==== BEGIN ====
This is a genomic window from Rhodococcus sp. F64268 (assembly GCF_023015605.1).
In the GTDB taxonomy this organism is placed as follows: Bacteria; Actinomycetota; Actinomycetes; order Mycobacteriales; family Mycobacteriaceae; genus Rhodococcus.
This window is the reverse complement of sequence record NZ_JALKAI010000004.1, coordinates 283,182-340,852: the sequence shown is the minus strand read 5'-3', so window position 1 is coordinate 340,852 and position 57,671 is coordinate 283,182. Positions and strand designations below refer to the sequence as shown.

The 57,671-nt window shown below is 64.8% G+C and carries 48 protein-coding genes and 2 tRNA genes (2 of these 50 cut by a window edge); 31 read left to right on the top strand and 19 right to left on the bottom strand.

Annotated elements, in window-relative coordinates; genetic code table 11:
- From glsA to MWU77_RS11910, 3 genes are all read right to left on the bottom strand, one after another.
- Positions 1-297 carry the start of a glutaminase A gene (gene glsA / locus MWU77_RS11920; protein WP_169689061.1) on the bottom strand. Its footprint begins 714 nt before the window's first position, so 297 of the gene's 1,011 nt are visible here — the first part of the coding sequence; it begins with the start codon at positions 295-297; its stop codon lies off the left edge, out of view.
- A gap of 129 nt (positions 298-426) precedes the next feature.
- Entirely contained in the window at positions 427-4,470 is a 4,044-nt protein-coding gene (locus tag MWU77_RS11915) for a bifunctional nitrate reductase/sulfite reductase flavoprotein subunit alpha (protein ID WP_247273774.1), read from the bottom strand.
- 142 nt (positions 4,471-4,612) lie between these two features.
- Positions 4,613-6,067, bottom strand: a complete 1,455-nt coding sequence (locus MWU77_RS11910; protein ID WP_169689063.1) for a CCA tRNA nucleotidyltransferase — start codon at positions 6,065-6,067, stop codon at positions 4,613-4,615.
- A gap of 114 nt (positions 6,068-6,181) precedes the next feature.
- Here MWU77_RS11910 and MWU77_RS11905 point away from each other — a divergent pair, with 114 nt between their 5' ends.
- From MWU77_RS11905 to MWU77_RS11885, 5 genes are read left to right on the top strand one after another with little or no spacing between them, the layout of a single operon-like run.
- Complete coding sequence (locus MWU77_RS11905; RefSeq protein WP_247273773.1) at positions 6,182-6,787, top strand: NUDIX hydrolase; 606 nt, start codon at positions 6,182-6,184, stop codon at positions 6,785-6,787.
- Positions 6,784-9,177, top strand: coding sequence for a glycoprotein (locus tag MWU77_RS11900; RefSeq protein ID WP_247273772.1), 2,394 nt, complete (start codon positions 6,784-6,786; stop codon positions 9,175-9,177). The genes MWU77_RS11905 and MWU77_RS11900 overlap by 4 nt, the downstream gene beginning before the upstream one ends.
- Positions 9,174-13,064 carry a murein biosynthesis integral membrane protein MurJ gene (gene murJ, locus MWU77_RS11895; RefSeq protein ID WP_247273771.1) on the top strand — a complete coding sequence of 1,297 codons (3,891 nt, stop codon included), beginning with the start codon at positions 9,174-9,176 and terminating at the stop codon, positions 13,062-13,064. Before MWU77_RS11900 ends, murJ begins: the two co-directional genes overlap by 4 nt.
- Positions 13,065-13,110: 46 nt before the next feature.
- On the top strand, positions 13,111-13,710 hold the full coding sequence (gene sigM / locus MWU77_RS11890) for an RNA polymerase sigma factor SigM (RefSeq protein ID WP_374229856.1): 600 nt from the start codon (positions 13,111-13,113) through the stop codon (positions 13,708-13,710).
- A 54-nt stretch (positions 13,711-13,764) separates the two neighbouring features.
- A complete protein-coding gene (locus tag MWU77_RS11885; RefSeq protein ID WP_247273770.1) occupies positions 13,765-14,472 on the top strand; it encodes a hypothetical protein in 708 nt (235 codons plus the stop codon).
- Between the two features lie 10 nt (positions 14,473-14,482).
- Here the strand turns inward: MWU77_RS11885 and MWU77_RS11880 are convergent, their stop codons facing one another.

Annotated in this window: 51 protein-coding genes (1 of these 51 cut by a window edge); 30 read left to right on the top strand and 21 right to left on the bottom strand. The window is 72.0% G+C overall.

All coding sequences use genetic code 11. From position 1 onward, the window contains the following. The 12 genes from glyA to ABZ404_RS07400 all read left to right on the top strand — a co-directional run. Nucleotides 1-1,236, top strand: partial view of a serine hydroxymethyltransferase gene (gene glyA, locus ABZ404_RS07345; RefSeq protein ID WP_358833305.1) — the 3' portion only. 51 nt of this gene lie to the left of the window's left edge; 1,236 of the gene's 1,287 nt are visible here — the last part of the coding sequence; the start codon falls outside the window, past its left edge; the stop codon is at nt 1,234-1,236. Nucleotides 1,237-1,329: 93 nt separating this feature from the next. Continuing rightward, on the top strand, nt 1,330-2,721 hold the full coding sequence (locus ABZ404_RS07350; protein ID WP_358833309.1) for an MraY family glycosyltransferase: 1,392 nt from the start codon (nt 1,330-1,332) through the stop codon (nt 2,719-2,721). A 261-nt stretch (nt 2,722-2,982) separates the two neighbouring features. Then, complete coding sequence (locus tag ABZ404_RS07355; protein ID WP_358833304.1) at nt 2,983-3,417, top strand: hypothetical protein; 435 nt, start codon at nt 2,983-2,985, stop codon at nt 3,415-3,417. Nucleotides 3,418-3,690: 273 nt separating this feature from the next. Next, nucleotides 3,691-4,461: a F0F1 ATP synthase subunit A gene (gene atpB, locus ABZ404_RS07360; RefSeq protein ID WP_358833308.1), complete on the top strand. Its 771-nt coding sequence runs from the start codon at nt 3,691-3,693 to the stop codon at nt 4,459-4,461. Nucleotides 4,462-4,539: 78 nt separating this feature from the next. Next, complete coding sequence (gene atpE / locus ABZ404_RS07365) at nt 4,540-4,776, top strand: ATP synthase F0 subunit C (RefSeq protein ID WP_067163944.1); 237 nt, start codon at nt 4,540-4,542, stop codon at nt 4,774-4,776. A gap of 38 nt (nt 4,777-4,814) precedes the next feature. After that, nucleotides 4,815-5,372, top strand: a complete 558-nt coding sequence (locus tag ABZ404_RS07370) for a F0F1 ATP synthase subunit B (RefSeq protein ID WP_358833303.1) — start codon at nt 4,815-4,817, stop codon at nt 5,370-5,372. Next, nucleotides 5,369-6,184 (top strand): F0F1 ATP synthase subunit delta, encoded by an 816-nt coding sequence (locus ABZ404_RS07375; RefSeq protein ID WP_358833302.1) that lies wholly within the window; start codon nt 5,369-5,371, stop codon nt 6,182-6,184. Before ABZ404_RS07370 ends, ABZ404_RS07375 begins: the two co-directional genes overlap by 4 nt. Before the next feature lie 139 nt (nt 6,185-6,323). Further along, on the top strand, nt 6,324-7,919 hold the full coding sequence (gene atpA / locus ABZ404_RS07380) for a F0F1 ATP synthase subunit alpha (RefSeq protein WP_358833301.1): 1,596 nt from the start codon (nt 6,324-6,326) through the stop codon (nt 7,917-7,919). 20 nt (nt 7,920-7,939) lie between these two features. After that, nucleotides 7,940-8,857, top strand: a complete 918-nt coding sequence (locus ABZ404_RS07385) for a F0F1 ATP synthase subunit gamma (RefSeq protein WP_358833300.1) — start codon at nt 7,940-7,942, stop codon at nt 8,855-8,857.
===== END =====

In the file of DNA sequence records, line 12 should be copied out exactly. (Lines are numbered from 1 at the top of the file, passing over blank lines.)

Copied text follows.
- A gap of 114 nt (positions 6,068-6,181) precedes the next feature.